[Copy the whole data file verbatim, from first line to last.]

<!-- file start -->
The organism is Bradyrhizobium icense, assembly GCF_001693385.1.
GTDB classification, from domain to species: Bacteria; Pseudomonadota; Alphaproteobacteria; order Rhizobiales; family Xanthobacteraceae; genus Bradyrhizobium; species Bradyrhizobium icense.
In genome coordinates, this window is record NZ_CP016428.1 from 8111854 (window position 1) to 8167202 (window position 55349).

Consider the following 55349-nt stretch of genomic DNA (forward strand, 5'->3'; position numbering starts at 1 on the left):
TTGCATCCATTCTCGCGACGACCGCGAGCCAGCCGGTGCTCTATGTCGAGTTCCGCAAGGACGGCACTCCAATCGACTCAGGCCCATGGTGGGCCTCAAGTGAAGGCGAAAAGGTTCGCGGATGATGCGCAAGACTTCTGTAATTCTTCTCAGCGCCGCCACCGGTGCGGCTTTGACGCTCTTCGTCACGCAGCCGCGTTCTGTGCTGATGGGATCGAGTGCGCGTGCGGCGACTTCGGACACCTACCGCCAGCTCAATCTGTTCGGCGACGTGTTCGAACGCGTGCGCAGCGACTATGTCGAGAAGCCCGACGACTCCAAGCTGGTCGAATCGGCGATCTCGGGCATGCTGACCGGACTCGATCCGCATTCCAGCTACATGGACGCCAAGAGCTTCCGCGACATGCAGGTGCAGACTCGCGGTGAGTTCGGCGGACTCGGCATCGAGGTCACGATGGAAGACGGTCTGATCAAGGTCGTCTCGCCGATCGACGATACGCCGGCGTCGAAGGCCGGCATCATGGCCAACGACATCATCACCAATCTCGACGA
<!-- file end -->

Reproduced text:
The organism is Bradyrhizobium icense, assembly GCF_001693385.1.
GTDB classification, from domain to species: Bacteria; Pseudomonadota; Alphaproteobacteria; order Rhizobiales; family Xanthobacteraceae; genus Bradyrhizobium; species Bradyrhizobium icense.
In genome coordinates, this window is record NZ_CP016428.1 from 8111854 (window position 1) to 8167202 (window position 55349).

Consider the following 55349-nt stretch of genomic DNA (forward strand, 5'->3'; position numbering starts at 1 on the left):
TTGCATCCATTCTCGCGACGACCGCGAGCCAGCCGGTGCTCTATGTCGAGTTCCGCAAGGACGGCACTCCAATCGACTCAGGCCCATGGTGGGCCTCAAGTGAAGGCGAAAAGGTTCGCGGATGATGCGCAAGACTTCTGTAATTCTTCTCAGCGCCGCCACCGGTGCGGCTTTGACGCTCTTCGTCACGCAGCCGCGTTCTGTGCTGATGGGATCGAGTGCGCGTGCGGCGACTTCGGACACCTACCGCCAGCTCAATCTGTTCGGCGACGTGTTCGAACGCGTGCGCAGCGACTATGTCGAGAAGCCCGACGACTCCAAGCTGGTCGAATCGGCGATCTCGGGCATGCTGACCGGACTCGATCCGCATTCCAGCTACATGGACGCCAAGAGCTTCCGCGACATGCAGGTGCAGACTCGCGGTGAGTTCGGCGGACTCGGCATCGAGGTCACGATGGAAGACGGTCTGATCAAGGTCGTCTCGCCGATCGACGATACGCCGGCGTCGAAGGCCGGCATCATGGCCAACGACATCATCACCAATCTCGACGA